Milk provides nutrients that are important for children’s growth and development. Too much milk, however, can be harmful. Keep reading to learn more.

When kids drink large amounts of milk, they often do so at the expense of other foods and drinks. In other words, they “fill-up” on milk, refuse other healthy options, and miss out on the benefits of a well-balanced diet. The longer this goes on, the greater the risk to their overall health.

One potential result of too much milk is “milk anemia”, also known as iron-deficiency anemia. If a child develops anemia, an iron supplement may be prescribed. It’s important not to give your child supplements without talking to the doctor first. This problem can be prevented by limiting milk and providing your child a variety of iron-rich foods. Lean beef, pork, and poultry; leafy dark green vegetables; legumes; and iron-fortified cereals are great choices.

Constipation can also result from too much milk. Bowel movements become irregular and/or painful.  This can be prevented by limiting milk and providing your child a variety of fiber-rich foods like fruits, vegetables, and whole grain breads and cereals. It’s also important to offer kids plain water to drink throughout the day.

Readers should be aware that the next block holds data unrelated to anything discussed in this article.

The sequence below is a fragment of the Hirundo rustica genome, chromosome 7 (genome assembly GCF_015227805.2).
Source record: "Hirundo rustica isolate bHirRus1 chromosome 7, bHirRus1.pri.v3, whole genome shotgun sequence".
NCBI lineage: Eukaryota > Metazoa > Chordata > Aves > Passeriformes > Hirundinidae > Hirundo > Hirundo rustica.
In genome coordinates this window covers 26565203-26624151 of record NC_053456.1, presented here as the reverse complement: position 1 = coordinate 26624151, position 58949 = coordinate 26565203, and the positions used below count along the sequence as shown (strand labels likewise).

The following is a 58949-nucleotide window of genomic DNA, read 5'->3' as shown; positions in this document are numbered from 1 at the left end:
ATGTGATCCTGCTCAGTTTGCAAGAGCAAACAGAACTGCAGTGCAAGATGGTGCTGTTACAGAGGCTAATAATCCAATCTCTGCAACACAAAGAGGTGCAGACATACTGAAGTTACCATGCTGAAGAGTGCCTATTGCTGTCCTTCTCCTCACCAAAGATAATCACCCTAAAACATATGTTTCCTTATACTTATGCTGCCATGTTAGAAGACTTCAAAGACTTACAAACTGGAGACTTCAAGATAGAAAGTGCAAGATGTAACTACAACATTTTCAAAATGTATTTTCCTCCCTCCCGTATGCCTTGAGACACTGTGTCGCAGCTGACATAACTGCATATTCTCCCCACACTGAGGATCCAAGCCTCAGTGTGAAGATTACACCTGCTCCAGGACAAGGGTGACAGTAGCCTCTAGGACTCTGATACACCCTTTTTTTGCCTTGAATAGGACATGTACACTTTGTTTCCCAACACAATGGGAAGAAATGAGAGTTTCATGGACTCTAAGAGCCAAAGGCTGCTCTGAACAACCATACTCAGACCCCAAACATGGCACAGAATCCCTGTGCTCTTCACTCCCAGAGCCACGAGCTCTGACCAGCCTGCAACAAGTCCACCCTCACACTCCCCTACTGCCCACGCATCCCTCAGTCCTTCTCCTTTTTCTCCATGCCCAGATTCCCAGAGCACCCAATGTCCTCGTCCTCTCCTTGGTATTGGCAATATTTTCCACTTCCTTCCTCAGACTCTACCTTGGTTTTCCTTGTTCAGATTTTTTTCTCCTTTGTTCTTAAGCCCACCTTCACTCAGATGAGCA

So how much milk is too much?

To answer this question, keep in mind that milk is part of the dairy group. This food group also includes yogurt, cheese and soy milk. The amount of dairy foods children need each day depends on their age. MyPlate recommends 1 ¾ to 2 cups for toddlers age 1 to 2, 2 to 2 ½ cups for children 2-8, and 3 cups for children 9-18 years-old. Look here for information about what counts as a cup of dairy. Help your child meet, but not greatly exceed the recommended amount by offering a variety of low-fat, unsweetened dairy choices, and gradually reducing the amount of milk served as necessary. As a reminder, infants less than one year old should not be given cow’s milk and whole milk is recommended for toddlers age 1-2 years.

You can find more information about healthy eating for young children at MyPlate. Your child’s pediatrician is another great resource.

Look for ways to identify nutrition misinformation in next month’s issue of the Healthy Drinks Insider!

This issue was written by Justine Habibian, Ph.D., R.D.N. If you have a suggestion for a topic for the Insider, write to and receive a free, healthy drink recipe book.

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